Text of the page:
WASHINGTON (AP) -- An Alabama man was kidnapped for ransom in Afghanistan while delivering medical supplies last week, his wife told government officials.
The woman reported the abduction to the State Department and the office of Rep. Dana Rohrabacher, R-Calif., a longtime friend. A State Department official, speaking on condition of anonymity, said the report is being investigated.
Rick Dykema, Rohrabacher's chief of staff, identified the man as Clark Russell Bowers, 37, of Harvest, Ala. He said he spoke to Bowers' wife on Monday.
Bombing destroys mountain complex
KABUL, Afghanistan (AP) -- After days of intensive airstrikes, the U.S. military stopped bombing a mountain honeycombed with suspected terrorist hideouts Tuesday, enabling civilians living nearby who had fled the onslaught to return to their homes, many smashed into rubble.
U.S. officials in Washington said the military was now seeking new targets in its hunt for die-hard supporters of Osama bin Laden and his Taliban allies.
The military said its airstrikes destroyed the complex, flattening 60 buildings and sealing about 50 caves. In Saidgi, the Pakistani town across the border, Afghan refugees who had fled the bombings said many of the buildings were their homes.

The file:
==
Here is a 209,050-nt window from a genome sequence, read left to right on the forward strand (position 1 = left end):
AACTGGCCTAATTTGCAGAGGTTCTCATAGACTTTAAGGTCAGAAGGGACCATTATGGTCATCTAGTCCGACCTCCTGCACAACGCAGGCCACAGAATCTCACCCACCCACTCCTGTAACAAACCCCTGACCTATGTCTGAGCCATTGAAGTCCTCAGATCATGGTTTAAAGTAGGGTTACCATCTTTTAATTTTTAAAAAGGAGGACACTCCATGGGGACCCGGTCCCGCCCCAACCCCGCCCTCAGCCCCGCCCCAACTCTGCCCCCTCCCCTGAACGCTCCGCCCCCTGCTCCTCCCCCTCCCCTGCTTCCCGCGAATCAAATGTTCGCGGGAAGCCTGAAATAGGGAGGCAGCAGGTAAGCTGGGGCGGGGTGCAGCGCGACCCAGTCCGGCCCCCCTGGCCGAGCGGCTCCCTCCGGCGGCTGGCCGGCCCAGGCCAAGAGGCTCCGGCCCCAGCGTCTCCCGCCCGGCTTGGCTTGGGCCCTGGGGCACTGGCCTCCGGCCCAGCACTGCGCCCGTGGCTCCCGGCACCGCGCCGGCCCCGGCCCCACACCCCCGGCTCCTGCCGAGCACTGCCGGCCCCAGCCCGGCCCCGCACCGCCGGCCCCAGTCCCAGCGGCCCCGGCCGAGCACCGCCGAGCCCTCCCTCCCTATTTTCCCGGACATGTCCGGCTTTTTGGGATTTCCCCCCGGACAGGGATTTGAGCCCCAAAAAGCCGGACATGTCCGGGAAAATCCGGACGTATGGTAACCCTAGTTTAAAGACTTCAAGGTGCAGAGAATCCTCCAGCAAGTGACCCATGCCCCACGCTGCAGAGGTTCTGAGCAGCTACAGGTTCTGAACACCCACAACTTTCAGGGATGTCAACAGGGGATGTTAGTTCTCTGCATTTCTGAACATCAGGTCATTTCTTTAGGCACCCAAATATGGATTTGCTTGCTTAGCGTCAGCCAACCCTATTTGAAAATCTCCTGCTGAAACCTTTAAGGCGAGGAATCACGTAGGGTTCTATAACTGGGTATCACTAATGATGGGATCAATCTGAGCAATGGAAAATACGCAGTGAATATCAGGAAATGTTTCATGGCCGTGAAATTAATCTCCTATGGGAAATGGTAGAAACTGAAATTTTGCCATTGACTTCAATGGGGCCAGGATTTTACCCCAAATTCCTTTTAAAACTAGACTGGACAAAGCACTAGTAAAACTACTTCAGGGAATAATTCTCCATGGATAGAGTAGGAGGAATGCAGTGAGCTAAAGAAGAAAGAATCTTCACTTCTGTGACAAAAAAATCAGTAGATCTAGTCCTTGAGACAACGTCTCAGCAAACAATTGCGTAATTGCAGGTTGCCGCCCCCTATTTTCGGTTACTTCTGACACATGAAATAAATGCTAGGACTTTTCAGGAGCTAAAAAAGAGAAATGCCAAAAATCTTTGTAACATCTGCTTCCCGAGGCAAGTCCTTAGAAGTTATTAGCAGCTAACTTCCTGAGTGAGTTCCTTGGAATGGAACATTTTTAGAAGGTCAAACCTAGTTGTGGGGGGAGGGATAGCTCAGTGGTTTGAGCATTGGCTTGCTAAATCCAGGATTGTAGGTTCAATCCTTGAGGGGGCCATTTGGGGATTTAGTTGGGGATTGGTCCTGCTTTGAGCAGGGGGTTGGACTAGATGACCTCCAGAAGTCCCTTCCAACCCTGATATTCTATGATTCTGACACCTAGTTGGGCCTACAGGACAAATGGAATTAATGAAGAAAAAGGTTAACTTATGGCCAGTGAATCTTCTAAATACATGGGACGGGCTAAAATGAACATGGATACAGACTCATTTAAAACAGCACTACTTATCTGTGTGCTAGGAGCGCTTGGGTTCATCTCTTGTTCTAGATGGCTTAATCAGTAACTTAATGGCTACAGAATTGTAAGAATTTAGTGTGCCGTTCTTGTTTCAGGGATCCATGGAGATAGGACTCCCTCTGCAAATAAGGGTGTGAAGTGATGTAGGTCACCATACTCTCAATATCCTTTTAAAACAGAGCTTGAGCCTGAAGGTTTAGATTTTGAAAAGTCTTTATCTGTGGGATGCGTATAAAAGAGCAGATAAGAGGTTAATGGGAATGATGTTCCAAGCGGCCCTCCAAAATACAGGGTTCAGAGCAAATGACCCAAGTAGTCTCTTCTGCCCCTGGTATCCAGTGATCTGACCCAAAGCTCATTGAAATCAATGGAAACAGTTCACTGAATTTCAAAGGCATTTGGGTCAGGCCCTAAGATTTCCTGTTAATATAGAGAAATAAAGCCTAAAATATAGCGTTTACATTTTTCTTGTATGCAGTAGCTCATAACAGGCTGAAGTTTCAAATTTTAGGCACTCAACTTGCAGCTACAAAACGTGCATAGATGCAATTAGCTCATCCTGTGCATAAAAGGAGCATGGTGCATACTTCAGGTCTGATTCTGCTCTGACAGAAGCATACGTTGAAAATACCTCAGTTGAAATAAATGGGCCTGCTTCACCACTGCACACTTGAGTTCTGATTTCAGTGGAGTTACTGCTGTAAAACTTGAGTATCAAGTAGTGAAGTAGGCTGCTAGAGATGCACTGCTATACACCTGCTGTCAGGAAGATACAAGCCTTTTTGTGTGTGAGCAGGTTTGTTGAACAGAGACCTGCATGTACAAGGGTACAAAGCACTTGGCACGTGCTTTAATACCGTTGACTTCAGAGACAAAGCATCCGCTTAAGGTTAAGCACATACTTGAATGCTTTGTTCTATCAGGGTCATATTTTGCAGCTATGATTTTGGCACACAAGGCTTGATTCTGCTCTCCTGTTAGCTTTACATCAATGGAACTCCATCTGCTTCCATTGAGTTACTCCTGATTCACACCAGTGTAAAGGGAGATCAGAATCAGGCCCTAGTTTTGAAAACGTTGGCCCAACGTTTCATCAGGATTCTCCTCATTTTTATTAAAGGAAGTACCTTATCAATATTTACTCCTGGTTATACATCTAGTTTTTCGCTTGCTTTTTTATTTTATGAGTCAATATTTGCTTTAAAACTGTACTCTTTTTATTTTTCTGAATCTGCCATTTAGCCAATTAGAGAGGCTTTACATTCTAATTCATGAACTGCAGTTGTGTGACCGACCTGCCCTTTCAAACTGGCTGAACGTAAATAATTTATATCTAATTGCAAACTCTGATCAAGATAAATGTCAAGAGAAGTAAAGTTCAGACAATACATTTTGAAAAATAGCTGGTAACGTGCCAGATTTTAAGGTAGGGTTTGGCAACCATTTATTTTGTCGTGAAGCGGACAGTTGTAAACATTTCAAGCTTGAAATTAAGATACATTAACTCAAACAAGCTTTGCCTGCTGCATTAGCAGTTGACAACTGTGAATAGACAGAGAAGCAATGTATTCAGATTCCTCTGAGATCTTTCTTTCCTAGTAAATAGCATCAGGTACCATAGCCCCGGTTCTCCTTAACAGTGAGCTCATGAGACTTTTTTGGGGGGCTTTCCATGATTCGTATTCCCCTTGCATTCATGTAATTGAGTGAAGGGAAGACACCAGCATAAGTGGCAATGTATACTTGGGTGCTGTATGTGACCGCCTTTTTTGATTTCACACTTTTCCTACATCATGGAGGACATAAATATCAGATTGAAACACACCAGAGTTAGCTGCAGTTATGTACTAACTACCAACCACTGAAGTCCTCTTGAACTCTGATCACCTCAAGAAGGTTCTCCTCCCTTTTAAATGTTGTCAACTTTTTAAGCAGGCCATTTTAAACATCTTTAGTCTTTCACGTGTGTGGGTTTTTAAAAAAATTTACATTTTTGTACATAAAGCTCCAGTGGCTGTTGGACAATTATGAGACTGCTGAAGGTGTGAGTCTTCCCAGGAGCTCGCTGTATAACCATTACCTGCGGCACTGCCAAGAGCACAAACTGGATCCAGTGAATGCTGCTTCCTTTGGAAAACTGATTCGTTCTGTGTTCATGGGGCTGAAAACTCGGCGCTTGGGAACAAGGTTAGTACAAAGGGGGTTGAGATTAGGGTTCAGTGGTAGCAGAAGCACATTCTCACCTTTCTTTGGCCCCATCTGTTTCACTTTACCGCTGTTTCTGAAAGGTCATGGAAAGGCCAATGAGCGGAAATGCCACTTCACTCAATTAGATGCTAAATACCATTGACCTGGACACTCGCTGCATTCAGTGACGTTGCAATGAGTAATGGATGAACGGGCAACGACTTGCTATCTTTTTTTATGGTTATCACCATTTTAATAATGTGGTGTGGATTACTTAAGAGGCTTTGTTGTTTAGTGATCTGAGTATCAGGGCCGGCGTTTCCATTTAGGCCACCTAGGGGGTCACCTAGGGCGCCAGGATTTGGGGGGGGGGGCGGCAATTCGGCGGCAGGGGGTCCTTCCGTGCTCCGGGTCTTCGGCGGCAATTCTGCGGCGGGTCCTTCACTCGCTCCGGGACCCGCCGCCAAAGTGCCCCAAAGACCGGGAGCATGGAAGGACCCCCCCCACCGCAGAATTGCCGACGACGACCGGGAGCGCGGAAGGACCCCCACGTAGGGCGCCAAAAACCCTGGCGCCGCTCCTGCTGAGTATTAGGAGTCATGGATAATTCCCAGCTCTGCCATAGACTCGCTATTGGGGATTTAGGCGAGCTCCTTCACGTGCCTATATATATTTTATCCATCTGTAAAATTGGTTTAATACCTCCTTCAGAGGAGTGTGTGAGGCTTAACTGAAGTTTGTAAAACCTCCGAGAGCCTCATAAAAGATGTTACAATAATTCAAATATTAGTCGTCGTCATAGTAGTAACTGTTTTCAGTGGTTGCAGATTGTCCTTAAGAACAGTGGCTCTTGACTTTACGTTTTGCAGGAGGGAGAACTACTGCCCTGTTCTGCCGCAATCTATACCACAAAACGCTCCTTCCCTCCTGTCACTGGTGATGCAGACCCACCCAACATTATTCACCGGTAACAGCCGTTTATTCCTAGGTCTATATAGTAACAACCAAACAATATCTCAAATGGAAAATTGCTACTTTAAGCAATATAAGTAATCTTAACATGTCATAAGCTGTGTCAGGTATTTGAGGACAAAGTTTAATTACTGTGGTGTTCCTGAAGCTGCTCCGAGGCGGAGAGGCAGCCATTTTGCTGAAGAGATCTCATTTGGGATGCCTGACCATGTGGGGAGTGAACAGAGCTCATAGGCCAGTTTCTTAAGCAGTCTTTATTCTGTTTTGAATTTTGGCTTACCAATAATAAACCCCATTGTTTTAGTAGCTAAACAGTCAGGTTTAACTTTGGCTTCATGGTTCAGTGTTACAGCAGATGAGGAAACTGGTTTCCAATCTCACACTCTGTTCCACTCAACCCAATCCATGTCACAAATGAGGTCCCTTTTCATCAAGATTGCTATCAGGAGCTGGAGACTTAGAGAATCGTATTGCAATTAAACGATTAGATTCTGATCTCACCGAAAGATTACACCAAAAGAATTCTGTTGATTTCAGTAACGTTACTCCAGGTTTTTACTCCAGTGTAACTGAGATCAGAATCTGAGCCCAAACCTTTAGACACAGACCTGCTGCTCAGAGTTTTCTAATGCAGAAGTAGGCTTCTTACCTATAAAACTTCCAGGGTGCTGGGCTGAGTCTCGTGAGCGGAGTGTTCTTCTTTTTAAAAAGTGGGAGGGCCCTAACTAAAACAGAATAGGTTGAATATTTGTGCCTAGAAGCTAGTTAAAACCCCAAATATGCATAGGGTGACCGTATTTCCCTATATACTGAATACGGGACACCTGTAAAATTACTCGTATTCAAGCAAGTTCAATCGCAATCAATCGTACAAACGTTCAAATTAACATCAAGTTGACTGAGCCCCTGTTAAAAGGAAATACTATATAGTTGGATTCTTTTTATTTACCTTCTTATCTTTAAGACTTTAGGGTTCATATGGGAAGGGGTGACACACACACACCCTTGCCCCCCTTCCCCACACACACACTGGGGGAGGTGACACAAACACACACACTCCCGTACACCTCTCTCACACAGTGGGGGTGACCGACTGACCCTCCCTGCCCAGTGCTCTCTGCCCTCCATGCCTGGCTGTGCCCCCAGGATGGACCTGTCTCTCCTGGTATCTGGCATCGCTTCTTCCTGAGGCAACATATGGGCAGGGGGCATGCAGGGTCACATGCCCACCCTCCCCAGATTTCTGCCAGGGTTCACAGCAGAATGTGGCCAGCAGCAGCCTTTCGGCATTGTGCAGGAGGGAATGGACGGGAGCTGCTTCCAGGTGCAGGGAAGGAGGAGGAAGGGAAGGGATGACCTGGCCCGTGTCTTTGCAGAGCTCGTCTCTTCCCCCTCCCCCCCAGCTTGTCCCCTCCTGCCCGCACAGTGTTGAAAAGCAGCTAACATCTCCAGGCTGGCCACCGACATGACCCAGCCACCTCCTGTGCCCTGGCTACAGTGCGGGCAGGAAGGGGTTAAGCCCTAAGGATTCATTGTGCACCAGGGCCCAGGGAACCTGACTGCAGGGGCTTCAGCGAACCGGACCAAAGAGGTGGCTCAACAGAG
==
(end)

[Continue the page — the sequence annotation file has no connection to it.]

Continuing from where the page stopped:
Abdullah Gorbaz, 52, said at least 12 civilians were killed and cattle herds were decimated.
West Bank militia leader killed
TULKAREM, West Bank (AP) -- The two largest Palestinian factions, Fatah and Hamas, said Tuesday they will stick to a truce despite the death of a West Bank militia leader in a bomb explosion widely attributed to Israel.
However, supporters of Raed Karmi took revenge just hours after his death Monday, killing an Israeli soldier and wounding an officer who had left their armored personnel carrier to question two Palestinians at a checkpoint.
Also Tuesday, the body of an Israeli man was found in a bullet-riddled car in the Palestinian town of Beit Sahour, Palestinian security officials said.
Duhalde defends banking freeze
BUENOS AIRES, Argentina (AP) -- Facing new street protests, President Eduardo Duhalde defended a banking freeze Tuesday as the only way to protect Argentine savings but promised he was trying to find ways to ease the hated clampdown.
Thousands of demonstrators marched through the capital to demand public works jobs to help blunt the effects of an 18.3 percent jobless rate brought on by the most destructive recession in memory.
"We want 100,000 jobs now!" the protesters chanted, recalling a government pledge to create tens of thousands of jobs cleaning highways, parks and performing other mostly menial work as a way to reactivate an economy in a four-year tailspin.
Duhalde, in his first encounter with foreign journalists since taking power Jan. 2, did not say what steps he was considering to open up access to the frozen savings accounts, but acknowledged that Argentina's teetering financial system was near paralysis.
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